A family-owned limited liability company saved a family $14 million in taxes, in the latest ruling from the U.S Tax Court on this technique.
With a family LLC, parents create a company and fund it with valuable assets. Then they give their children ownership interests in the LLC. Giving these interests triggers less gift tax than giving the underlying assets, because they are “worth” less on the open market. That’s because outside investors would be reluctant to buy a share of a family business that they couldn’t control.
The basic concept is the same for both a family LLC and a family limited partnership, or FLP. The technique works, but only if there’s a genuine business purpose behind the LLC or FLP and it doesn’t exist simply to reduce taxes. Also, the LLC or the FLP has to operate as a “real” business. If the parents continue to control all the assets and treat them like they still own them personally, the IRS will be able to claim that the arrangement is a sham.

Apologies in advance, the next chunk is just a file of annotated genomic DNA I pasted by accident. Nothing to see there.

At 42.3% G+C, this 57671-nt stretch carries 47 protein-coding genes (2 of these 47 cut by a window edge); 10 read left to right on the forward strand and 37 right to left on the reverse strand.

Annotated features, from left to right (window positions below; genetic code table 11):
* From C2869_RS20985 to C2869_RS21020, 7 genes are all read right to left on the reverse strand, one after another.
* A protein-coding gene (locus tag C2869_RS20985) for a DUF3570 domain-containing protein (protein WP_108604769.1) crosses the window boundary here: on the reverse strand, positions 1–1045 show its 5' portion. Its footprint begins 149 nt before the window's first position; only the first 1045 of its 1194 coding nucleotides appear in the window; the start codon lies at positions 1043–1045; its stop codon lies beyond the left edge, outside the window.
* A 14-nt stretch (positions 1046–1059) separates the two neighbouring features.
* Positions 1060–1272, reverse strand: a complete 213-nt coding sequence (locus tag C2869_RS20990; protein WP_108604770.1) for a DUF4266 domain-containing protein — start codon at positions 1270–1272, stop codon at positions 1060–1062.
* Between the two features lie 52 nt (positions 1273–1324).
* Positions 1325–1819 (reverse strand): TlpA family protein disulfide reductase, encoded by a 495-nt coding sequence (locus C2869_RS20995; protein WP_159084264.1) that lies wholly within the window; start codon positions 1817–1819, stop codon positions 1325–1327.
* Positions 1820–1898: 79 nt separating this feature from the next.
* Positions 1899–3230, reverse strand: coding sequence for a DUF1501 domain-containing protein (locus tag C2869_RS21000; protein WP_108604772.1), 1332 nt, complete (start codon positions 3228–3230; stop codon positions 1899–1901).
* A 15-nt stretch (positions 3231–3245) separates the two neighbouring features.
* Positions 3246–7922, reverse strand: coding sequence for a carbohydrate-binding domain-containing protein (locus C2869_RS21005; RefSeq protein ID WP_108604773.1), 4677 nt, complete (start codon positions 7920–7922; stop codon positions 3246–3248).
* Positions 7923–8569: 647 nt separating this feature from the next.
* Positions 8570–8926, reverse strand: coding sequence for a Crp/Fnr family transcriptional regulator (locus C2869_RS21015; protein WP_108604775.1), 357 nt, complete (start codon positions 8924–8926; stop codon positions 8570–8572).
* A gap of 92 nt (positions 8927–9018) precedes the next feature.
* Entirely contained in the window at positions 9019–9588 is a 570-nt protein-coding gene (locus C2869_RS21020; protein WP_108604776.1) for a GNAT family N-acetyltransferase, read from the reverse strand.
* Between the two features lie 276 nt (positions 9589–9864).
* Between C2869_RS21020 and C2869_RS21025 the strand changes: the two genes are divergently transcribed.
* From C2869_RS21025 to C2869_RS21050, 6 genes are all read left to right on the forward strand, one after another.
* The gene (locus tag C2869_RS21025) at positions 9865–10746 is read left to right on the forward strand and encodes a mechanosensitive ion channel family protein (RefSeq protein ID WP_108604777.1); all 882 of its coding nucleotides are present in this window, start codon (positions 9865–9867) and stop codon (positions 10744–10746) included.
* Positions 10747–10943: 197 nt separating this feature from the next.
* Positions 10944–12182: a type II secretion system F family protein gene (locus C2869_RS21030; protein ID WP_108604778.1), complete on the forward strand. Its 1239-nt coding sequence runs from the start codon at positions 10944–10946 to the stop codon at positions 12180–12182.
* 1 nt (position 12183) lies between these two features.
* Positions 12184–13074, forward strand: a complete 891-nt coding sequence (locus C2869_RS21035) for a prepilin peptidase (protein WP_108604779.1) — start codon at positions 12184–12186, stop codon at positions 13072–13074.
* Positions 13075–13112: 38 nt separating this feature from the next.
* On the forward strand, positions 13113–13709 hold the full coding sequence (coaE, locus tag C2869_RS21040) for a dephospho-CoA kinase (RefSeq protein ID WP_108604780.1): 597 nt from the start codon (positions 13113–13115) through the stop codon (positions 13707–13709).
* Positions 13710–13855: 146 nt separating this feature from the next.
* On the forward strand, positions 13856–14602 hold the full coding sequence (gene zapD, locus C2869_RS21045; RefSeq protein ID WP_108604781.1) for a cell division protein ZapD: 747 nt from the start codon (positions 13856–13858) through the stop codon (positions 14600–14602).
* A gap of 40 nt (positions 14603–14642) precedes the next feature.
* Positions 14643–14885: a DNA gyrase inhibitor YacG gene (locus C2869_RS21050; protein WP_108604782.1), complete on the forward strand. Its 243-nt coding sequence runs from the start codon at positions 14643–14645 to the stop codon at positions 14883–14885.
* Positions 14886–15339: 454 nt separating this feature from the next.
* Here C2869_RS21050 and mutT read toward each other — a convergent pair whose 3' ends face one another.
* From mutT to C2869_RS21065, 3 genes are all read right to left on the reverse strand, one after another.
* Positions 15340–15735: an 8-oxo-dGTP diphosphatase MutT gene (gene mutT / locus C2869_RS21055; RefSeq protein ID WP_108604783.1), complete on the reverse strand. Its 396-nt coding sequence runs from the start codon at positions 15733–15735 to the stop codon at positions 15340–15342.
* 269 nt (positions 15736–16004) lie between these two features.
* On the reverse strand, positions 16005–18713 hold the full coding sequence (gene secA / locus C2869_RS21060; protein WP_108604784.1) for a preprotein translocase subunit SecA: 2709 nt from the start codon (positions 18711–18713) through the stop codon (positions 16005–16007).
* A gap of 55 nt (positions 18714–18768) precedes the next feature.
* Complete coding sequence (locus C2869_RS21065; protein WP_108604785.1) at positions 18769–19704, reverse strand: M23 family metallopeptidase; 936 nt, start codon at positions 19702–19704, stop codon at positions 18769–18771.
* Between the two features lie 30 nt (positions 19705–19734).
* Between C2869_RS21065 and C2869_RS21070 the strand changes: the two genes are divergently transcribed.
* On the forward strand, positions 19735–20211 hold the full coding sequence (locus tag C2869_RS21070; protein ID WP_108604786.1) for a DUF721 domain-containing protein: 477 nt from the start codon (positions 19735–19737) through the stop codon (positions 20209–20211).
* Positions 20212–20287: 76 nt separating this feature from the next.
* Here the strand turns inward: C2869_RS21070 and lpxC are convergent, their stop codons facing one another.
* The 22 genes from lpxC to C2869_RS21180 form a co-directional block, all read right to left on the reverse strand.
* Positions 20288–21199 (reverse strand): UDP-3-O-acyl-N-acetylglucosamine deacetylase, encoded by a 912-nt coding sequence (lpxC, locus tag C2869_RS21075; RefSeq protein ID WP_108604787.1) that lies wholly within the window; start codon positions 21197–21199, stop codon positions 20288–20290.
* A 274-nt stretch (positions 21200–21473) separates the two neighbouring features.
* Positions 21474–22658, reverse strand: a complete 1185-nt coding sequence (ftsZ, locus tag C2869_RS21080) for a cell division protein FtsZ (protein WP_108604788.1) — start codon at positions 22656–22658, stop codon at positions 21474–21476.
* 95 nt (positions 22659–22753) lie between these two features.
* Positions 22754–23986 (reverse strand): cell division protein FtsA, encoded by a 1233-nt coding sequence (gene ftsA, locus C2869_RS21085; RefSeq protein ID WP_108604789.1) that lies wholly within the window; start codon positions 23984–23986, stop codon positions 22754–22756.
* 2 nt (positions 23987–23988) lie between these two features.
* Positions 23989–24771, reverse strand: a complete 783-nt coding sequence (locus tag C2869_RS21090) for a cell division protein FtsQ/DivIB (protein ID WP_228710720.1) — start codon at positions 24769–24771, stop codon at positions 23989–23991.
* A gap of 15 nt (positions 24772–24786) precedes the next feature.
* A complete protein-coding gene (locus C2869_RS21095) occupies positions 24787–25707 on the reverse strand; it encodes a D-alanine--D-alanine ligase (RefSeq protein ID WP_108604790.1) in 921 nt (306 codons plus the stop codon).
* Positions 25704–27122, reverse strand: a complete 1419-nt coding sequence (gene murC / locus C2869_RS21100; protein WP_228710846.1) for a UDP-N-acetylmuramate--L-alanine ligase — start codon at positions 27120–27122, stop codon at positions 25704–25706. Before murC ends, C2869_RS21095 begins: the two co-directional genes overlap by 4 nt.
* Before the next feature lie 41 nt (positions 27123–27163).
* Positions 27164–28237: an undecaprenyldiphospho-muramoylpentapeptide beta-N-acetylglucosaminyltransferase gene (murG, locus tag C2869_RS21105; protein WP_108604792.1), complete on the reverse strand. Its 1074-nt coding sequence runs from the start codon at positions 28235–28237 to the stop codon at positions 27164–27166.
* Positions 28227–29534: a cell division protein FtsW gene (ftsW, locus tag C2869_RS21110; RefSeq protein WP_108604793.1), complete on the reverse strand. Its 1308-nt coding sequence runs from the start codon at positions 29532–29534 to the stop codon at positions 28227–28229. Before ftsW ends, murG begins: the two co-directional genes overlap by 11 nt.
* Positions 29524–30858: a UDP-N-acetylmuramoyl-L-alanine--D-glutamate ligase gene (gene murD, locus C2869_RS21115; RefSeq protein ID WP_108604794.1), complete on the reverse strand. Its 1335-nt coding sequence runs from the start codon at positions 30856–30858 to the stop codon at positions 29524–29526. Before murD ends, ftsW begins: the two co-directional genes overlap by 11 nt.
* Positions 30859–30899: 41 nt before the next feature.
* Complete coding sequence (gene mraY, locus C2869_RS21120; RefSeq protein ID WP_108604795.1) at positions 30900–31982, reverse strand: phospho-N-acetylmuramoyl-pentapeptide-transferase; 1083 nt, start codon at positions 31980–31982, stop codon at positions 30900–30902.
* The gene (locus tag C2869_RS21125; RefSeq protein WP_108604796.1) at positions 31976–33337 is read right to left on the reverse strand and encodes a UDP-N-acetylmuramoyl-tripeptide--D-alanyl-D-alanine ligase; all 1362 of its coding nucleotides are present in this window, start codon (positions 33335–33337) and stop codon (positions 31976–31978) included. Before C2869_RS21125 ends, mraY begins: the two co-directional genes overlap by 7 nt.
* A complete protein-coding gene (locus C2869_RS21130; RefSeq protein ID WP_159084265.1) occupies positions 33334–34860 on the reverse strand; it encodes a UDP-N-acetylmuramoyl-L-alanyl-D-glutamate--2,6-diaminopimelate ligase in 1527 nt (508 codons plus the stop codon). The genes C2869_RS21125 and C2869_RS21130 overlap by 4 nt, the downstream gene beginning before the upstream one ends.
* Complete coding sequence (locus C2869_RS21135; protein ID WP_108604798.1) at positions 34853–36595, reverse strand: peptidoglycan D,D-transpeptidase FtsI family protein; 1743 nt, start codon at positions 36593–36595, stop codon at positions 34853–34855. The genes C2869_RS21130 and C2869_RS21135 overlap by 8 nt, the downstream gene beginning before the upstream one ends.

The recent case involved the widow of the inventor of the heart defibrillator implant. At age 80, she created an LLC and transferred significant assets into it. Some assets were also contributed by three trusts that had previously been established to benefit her three daughters.
Four days before she died unexpectedly, the widow gave a 16 percent interest in the LLC to each of the three daughters’ trusts.
The IRS claimed this was a sham transaction that was simply intended to avoid taxes. But the Tax Court said they were legitimate purposes behind the LLC, including the ability to jointly manage the family’s assets and the desire to pool assets to maximize investment opportunities.
In this case, it helped that the daughters’ trusts had contributed assets initially, because it showed a genuine “pooling” of assets. It also helped that the widow had a long and documented history of urging the daughters to work together to manage investments.
Family LLCs and FLPs can be a great idea, and in the right case they can save a fortune in taxes. But they’re tricky and they require a commitment to keeping up all the formalities of a business.